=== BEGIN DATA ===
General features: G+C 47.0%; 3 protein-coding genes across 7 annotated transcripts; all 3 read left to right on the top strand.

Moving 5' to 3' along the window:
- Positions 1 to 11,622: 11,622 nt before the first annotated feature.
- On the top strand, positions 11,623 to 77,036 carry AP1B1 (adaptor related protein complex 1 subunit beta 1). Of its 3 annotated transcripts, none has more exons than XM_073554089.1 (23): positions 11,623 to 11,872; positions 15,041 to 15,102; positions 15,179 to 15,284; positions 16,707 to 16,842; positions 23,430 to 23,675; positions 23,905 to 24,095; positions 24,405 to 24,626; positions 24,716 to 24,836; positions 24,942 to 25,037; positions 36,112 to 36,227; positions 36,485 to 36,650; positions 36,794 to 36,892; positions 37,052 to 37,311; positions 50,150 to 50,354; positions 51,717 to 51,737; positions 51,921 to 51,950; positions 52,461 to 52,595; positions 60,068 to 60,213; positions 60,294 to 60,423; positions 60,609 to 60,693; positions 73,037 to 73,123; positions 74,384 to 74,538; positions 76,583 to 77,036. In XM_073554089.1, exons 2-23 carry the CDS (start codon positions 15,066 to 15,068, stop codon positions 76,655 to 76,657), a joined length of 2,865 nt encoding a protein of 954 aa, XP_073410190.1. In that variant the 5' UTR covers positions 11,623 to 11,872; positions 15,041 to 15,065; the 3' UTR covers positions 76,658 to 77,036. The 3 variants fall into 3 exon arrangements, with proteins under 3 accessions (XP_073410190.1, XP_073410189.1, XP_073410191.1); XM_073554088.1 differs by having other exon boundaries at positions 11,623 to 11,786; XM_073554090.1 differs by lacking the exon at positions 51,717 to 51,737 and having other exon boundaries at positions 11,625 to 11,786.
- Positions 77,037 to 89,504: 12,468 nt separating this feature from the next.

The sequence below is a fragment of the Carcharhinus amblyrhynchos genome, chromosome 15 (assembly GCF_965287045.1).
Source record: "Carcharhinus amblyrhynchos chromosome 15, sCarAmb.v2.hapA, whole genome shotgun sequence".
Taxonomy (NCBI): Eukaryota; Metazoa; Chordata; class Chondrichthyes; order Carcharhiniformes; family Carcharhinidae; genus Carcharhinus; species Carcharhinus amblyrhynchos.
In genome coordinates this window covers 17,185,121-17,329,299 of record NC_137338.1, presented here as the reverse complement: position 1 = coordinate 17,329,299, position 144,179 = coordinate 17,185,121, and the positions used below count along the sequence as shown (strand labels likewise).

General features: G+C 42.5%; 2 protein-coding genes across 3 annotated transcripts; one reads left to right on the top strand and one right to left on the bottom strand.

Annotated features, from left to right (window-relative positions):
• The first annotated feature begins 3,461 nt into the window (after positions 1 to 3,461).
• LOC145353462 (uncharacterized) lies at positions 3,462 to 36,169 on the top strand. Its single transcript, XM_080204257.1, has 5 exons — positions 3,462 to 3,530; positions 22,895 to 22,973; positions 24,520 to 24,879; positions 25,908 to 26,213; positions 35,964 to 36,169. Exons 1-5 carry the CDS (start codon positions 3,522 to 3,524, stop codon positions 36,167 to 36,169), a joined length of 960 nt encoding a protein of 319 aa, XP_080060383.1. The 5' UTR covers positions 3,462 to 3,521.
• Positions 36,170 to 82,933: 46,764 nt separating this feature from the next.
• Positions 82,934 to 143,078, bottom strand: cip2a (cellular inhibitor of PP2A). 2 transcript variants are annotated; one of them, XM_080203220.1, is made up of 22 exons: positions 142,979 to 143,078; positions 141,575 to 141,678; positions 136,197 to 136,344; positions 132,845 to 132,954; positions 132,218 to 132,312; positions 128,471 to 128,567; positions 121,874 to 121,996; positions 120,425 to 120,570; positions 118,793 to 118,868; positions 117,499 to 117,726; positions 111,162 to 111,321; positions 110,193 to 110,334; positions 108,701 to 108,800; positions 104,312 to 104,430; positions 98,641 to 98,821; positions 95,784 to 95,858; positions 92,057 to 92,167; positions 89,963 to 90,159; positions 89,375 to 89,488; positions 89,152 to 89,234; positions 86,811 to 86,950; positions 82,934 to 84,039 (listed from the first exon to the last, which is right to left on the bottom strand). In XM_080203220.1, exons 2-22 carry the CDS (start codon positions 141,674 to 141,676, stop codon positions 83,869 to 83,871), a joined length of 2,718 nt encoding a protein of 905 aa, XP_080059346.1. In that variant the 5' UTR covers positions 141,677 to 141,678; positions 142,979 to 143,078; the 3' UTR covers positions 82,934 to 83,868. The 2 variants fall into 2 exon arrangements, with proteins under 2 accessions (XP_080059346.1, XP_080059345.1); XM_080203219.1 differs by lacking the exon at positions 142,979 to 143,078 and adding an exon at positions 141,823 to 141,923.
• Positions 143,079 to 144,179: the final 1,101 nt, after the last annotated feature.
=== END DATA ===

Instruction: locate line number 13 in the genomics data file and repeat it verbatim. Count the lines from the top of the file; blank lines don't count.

• LOC145353462 (uncharacterized) lies at positions 3,462 to 36,169 on the top strand. Its single transcript, XM_080204257.1, has 5 exons — positions 3,462 to 3,530; positions 22,895 to 22,973; positions 24,520 to 24,879; positions 25,908 to 26,213; positions 35,964 to 36,169. Exons 1-5 carry the CDS (start codon positions 3,522 to 3,524, stop codon positions 36,167 to 36,169), a joined length of 960 nt encoding a protein of 319 aa, XP_080060383.1. The 5' UTR covers positions 3,462 to 3,521.